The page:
I knew our streak of Scamp sleeping and camping would come to an end eventually. And I wasn’t particularly looking forward to it. In the past, we’d look forward to the amenities that came along with visiting family either in Salt Lake or Boulder. A roof over the head. Electricity. A full kitchen with a refrigerator. A bed!
But with the Scamp, we have exceptionally luxurious living conditions. I was sad to have to give up my little kitchen where I have everything I need and nothing that I don’t.
But. I had to get to Boulder somehow. Scott had nieces and nephews in SLC who were dying to see the Scamp. So we left the woods, and temporarily returned to civilization.
SLC, and the whole Wasatch Front area is definitely the biggest metro area we’ve been in since driving through PHX on our way out of Tucson. The cars were overwhelming and the driving of the Scamp through Salt Lake traffic was nerve wracking.
So many billboards. So many buildings. So many people. All of them in a hurry to get somewhere. To call it a culture shock after over two weeks deep in the woods would be an understatement.
‘This is temporary,’ I had to keep telling myself. ‘And SLC really isn’t that bad, as far as cities go. At least there are mountains.’
We parked the Scamp in Scott’s grandmother’s backyard and promised it that it wasn’t being abandoned.
I’ve found that the best way to combat Back-to-civilization-itis is to try to get outside as much as possible. We’d convinced Scott’s brother, Brian, to join us on a sunset/almost full moon hike up Mt Wire.
We’d done the same hike on a full moon the last time we were in SLC. I’m determined to make it an Ez-visits-SLC tradition.
There’s no better place to be as the sun is dropping in the west and the moon is rising in the east.
It’s always fun dropping into the city long after dark.
We slept in the Scamp that night, which was wonderful as we got to drink coffee while talking to Scott’s grandmother, who always has some good stories to tell. She also keeps her kitchen stocked with M&Ms and Skittles for the grand and great-grand kids.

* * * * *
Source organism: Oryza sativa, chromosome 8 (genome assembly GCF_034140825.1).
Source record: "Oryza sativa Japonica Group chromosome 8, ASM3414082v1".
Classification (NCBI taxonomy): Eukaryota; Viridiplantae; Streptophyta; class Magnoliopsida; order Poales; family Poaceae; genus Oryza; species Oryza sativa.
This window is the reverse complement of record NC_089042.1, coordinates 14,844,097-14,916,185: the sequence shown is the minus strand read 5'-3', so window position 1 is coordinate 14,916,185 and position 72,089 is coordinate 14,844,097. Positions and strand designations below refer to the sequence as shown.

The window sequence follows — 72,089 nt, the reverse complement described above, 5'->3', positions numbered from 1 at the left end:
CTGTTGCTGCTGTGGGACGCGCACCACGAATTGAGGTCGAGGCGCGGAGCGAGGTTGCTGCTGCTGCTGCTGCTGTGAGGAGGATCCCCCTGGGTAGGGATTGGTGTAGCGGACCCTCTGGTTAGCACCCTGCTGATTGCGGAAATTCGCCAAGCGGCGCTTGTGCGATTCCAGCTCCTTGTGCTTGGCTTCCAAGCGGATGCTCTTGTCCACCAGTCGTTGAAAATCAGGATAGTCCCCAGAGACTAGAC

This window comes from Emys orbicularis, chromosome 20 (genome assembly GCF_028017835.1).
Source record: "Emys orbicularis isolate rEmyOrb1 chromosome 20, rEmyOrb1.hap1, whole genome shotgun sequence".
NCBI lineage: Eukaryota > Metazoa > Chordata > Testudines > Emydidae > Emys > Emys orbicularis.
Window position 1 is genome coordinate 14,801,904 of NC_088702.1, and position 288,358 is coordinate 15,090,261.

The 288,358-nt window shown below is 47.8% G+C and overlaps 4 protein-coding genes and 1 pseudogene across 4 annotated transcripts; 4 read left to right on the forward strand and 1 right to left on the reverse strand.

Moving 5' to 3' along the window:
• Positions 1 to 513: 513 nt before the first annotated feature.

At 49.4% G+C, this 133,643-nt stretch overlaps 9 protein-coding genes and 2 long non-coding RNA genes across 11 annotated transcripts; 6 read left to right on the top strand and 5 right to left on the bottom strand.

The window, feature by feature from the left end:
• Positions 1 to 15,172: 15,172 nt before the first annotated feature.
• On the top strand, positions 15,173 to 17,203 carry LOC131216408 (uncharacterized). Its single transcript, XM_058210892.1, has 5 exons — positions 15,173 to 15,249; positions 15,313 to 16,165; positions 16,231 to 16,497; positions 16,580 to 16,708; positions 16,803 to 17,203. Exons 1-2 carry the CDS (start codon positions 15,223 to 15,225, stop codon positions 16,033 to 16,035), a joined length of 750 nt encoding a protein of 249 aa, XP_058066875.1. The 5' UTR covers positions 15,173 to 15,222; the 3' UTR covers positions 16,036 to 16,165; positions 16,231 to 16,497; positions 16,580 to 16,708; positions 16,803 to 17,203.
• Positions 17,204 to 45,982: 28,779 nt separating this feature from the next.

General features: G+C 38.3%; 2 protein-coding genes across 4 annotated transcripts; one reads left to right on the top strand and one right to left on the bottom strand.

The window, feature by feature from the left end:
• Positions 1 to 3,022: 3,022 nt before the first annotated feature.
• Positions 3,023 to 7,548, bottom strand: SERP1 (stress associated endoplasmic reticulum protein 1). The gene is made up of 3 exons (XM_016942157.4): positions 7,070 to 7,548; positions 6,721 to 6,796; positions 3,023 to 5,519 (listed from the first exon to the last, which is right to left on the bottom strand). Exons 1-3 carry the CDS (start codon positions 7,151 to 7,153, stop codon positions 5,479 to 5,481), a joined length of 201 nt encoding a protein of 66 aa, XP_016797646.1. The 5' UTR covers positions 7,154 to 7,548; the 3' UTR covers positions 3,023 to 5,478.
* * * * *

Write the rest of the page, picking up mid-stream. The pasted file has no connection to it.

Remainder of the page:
The task of the day was to go ride Park City, as I’ve heard things about Park City being the most amazing place to ride.
So I had to go check it out.
Turns out, Park City is not the place to be on a Sunday morning, unless you like to stand on the side of the trail and wait for conga lines for 20 riders to pass by.
We eventually got on some lesser used trails, which redeemed the day. But I guess with the combination of the crowds and the lack of rocks, I’m not really in a hurry to go back. I’m spoiled rotten. I know.
All the kiddos and associated family members convened at Scott’s parents’ later that afternoon. Mass chaos. Loud chaos. I’ve learned to approach it all with a sense of humor because the decibel level that exists for multiple hours on end can border on absurd.
And then I used the best excuse I could think of at the time to escape for a little while, ‘I’m going to go try to get the Strava QOM on Mt Wire, I’ll be back in a couple of hours.’
For 30-some-odd minutes, all could hear was the beating of my heart in my ears. It was glorious.
I had to make quick work of the descent, as the sun was setting and I was entirely unprepared for the dark, having left my headlamp in the car. It was a glorious way to end the day, and we retired to the Scamp for one more night before I’d head to Colorado to watch the doggies.
See ya later Great Salt Lake!
I felt like the end of a season had come. Aside from two nights in a bed while Salsa Cycles was in town, we’d spent every night in the Scamp or bikepacking. Now, we faced an extended period indoors. But it’s okay. We’ll rest up, and when early July comes around, we’ll be ready to go.